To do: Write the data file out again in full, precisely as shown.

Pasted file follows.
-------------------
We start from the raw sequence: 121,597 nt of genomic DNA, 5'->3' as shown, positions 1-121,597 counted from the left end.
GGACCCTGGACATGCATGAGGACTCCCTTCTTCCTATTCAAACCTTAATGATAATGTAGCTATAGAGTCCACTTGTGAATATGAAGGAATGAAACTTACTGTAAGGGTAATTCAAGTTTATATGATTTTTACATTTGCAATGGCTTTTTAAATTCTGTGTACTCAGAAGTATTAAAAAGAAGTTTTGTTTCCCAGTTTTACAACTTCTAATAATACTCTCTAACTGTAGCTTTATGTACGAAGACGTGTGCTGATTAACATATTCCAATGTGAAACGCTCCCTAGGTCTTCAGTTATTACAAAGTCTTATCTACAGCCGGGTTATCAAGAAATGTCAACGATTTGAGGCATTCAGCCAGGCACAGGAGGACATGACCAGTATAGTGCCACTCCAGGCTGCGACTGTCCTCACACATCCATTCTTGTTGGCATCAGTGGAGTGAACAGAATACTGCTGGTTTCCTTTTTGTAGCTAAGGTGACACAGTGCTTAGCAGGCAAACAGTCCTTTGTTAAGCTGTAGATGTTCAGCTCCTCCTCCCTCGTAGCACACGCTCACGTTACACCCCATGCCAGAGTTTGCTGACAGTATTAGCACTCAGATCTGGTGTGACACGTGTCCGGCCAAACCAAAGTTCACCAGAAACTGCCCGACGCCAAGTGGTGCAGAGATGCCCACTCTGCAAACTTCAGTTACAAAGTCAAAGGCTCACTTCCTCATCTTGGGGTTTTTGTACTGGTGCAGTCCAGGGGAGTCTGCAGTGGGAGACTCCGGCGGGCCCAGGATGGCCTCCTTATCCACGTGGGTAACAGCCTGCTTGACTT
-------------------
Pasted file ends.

We start from the raw sequence: 121,597 nt of genomic DNA, 5'->3' as shown, positions 1-121,597 counted from the left end.
GGACCCTGGACATGCATGAGGACTCCCTTCTTCCTATTCAAACCTTAATGATAATGTAGCTATAGAGTCCACTTGTGAATATGAAGGAATGAAACTTACTGTAAGGGTAATTCAAGTTTATATGATTTTTACATTTGCAATGGCTTTTTAAATTCTGTGTACTCAGAAGTATTAAAAAGAAGTTTTGTTTCCCAGTTTTACAACTTCTAATAATACTCTCTAACTGTAGCTTTATGTACGAAGACGTGTGCTGATTAACATATTCCAATGTGAAACGCTCCCTAGGTCTTCAGTTATTACAAAGTCTTATCTACAGCCGGGTTATCAAGAAATGTCAACGATTTGAGGCATTCAGCCAGGCACAGGAGGACATGACCAGTATAGTGCCACTCCAGGCTGCGACTGTCCTCACACATCCATTCTTGTTGGCATCAGTGGAGTGAACAGAATACTGCTGGTTTCCTTTTTGTAGCTAAGGTGACACAGTGCTTAGCAGGCAAACAGTCCTTTGTTAAGCTGTAGATGTTCAGCTCCTCCTCCCTCGTAGCACACGCTCACGTTACACCCCATGCCAGAGTTTGCTGACAGTATTAGCACTCAGATCTGGTGTGACACGTGTCCGGCCAAACCAAAGTTCACCAGAAACTGCCCGACGCCAAGTGGTGCAGAGATGCCCACTCTGCAAACTTCAGTTACAAAGTCAAAGGCTCACTTCCTCATCTTGGGGTTTTTGTACTGGTGCAGTCCAGGGGAGTCTGCAGTGGGAGACTCCGGCGGGCCCAGGATGGCCTCCTTATCCACGTGGGTAACAGCCTGCTTGACTT